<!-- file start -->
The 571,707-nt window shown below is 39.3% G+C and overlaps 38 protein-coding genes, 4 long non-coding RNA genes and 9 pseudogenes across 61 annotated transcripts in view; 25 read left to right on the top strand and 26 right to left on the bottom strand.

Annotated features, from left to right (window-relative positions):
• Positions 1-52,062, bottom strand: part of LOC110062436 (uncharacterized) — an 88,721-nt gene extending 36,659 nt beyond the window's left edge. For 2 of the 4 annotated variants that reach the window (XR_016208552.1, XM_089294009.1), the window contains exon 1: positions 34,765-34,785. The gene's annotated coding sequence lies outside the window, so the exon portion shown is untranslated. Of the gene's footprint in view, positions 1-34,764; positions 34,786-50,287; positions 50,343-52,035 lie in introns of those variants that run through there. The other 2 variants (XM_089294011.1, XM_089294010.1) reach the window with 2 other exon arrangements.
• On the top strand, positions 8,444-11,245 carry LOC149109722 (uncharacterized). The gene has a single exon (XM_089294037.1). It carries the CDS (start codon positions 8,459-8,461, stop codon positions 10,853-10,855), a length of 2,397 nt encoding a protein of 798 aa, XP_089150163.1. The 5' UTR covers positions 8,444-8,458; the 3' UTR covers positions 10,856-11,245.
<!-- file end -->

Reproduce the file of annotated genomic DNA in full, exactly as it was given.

The 571,707-nt window shown below is 39.3% G+C and overlaps 38 protein-coding genes, 4 long non-coding RNA genes and 9 pseudogenes across 61 annotated transcripts in view; 25 read left to right on the top strand and 26 right to left on the bottom strand.

Annotated features, from left to right (window-relative positions):
• Positions 1-52,062, bottom strand: part of LOC110062436 (uncharacterized) — an 88,721-nt gene extending 36,659 nt beyond the window's left edge. For 2 of the 4 annotated variants that reach the window (XR_016208552.1, XM_089294009.1), the window contains exon 1: positions 34,765-34,785. The gene's annotated coding sequence lies outside the window, so the exon portion shown is untranslated. Of the gene's footprint in view, positions 1-34,764; positions 34,786-50,287; positions 50,343-52,035 lie in introns of those variants that run through there. The other 2 variants (XM_089294011.1, XM_089294010.1) reach the window with 2 other exon arrangements.
• On the top strand, positions 8,444-11,245 carry LOC149109722 (uncharacterized). The gene has a single exon (XM_089294037.1). It carries the CDS (start codon positions 8,459-8,461, stop codon positions 10,853-10,855), a length of 2,397 nt encoding a protein of 798 aa, XP_089150163.1. The 5' UTR covers positions 8,444-8,458; the 3' UTR covers positions 10,856-11,245.